Get 20M+ Full-Text Papers For Less Than $1.50/day. Start a 14-Day Trial for You or Your Team.

Learn More →

Four types of integration in disability identity development

Four types of integration in disability identity development Integration is a recurrent theme in classic theories of personality development, reflecting the perennial human struggle to resolve opposing pulls toward separation and unity. Identity development is examined in this paper as a particular case of the striving for integration on both individual and group levels. In the context of minority identity development, the steps toward achieving a sound disabiltiy identity are discussed with respect to intrapsychic, interpersonal, and social dynamics. Four types of integration underlying disability identity development are delineated with examples: (1) ‘coming to feel we belong’ (integrating into society); (2) ‘coming home’ (integrating with the disability community); (3) ‘coming together’ (internally integrating our sameness and differentness); and (4) ‘coming out’ (integrating how we feel with how we present ourselves). The paper ends with a discussion of the significance of this integration process for personal empowerment and disability rights activism. http://www.deepdyve.com/assets/images/DeepDyve-Logo-lg.png Journal of Vocational Rehabilitation IOS Press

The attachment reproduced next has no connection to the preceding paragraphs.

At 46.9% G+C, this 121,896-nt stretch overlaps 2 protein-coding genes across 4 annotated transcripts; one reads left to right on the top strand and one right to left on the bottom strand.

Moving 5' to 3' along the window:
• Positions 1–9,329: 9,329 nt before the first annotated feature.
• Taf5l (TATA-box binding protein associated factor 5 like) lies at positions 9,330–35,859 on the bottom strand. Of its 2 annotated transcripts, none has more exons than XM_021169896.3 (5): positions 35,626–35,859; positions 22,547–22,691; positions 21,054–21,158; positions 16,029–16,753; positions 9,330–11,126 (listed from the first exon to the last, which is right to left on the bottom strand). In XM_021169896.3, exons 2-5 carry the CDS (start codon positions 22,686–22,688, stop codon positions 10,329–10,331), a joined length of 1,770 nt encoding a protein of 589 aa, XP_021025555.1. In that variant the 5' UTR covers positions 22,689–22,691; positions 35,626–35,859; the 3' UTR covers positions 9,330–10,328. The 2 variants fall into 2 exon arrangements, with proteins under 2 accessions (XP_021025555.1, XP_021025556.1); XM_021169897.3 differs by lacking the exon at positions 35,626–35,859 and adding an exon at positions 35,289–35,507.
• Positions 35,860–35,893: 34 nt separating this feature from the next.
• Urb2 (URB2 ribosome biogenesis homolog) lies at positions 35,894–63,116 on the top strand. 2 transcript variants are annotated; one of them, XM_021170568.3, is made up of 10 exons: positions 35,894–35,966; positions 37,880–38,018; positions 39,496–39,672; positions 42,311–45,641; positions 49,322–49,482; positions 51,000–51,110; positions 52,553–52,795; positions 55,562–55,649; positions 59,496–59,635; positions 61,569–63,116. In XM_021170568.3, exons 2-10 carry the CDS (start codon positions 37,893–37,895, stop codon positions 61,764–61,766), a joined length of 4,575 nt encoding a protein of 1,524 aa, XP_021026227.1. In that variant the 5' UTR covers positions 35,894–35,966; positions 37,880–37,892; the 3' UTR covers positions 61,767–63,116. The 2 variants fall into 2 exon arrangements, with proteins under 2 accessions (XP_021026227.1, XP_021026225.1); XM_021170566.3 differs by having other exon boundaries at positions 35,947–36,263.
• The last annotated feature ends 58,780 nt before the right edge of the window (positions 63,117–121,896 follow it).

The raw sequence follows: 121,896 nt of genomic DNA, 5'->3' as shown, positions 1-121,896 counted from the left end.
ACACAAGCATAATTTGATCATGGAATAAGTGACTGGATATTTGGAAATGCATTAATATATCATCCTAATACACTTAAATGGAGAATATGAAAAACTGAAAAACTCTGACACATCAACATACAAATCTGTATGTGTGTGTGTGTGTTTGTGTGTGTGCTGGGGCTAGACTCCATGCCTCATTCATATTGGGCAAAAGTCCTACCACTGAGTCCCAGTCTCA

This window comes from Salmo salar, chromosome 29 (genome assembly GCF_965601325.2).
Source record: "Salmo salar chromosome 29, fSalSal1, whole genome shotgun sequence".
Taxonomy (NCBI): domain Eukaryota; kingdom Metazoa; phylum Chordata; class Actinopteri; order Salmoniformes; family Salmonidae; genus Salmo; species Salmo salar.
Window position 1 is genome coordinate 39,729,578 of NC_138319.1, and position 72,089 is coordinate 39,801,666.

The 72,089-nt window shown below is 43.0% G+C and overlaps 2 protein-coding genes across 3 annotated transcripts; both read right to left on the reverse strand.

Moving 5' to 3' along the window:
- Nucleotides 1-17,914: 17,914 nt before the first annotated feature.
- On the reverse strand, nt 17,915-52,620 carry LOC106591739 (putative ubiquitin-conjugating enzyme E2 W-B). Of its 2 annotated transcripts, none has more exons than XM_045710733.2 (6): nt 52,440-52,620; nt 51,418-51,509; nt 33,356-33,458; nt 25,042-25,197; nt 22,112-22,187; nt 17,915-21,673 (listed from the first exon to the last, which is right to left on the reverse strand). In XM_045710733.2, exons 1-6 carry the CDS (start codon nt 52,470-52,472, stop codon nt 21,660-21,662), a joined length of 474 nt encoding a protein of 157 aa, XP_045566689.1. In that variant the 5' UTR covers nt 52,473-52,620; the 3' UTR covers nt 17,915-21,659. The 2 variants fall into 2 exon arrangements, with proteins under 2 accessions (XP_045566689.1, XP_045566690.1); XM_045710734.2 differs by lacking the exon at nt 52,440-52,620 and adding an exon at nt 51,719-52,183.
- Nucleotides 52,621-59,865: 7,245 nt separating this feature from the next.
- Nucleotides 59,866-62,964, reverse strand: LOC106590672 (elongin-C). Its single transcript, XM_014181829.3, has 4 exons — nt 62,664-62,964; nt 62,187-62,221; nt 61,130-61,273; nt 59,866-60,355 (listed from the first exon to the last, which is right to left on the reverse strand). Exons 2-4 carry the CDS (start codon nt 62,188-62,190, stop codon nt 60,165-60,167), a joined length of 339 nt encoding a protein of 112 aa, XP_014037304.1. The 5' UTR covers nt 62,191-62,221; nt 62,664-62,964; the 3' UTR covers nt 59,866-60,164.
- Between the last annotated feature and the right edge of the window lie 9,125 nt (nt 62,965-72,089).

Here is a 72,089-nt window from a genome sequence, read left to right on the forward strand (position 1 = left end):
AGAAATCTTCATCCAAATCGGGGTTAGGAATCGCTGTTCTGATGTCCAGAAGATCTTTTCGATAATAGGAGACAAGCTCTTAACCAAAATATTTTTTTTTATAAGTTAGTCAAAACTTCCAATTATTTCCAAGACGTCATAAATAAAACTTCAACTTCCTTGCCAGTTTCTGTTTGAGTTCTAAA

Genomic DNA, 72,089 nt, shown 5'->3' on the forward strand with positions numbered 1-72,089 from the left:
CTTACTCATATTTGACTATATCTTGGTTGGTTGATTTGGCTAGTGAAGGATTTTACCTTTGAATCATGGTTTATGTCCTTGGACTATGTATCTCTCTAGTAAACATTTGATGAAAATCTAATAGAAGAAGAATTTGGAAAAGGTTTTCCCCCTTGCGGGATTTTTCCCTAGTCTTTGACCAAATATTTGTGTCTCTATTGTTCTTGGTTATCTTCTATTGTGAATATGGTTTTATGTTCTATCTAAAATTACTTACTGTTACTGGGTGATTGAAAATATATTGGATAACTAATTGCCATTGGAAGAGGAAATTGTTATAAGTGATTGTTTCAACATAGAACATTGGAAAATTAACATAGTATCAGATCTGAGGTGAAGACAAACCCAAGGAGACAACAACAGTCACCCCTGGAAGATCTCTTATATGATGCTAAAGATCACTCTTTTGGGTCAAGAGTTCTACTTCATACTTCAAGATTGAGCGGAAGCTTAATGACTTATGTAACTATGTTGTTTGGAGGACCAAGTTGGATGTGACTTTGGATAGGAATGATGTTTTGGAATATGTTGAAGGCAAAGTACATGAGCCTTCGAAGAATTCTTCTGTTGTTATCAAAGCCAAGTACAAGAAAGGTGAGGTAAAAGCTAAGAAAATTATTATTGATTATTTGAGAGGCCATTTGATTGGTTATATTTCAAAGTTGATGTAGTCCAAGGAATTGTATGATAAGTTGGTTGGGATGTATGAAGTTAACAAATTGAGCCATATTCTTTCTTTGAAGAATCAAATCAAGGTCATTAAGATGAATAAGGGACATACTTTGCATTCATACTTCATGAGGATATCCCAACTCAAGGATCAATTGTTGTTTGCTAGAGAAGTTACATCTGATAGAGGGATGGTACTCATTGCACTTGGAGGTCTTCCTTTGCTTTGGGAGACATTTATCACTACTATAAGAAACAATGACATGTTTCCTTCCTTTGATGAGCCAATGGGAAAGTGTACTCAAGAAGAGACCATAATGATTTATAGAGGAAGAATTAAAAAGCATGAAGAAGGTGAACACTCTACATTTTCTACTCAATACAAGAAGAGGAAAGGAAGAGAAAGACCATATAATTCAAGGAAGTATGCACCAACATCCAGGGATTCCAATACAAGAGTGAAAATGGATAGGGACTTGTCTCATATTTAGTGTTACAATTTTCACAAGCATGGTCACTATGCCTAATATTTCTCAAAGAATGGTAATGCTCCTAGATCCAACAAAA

Four types of integration in disability identity development

Journal of Vocational Rehabilitation , Volume 9 (1) – Jan 1, 1997

Loading next page...
 
/lp/ios-press/four-types-of-integration-in-disability-identity-development-yaeqgSflVQ
Publisher
IOS Press
Copyright
Copyright © 1997 by IOS Press, Inc
ISSN
1052-2263
eISSN
1878-6316
DOI
10.3233/JVR-1997-9106
Publisher site
See Article on Publisher Site

Abstract

Integration is a recurrent theme in classic theories of personality development, reflecting the perennial human struggle to resolve opposing pulls toward separation and unity. Identity development is examined in this paper as a particular case of the striving for integration on both individual and group levels. In the context of minority identity development, the steps toward achieving a sound disabiltiy identity are discussed with respect to intrapsychic, interpersonal, and social dynamics. Four types of integration underlying disability identity development are delineated with examples: (1) ‘coming to feel we belong’ (integrating into society); (2) ‘coming home’ (integrating with the disability community); (3) ‘coming together’ (internally integrating our sameness and differentness); and (4) ‘coming out’ (integrating how we feel with how we present ourselves). The paper ends with a discussion of the significance of this integration process for personal empowerment and disability rights activism.

Journal

Journal of Vocational RehabilitationIOS Press

Published: Jan 1, 1997

There are no references for this article.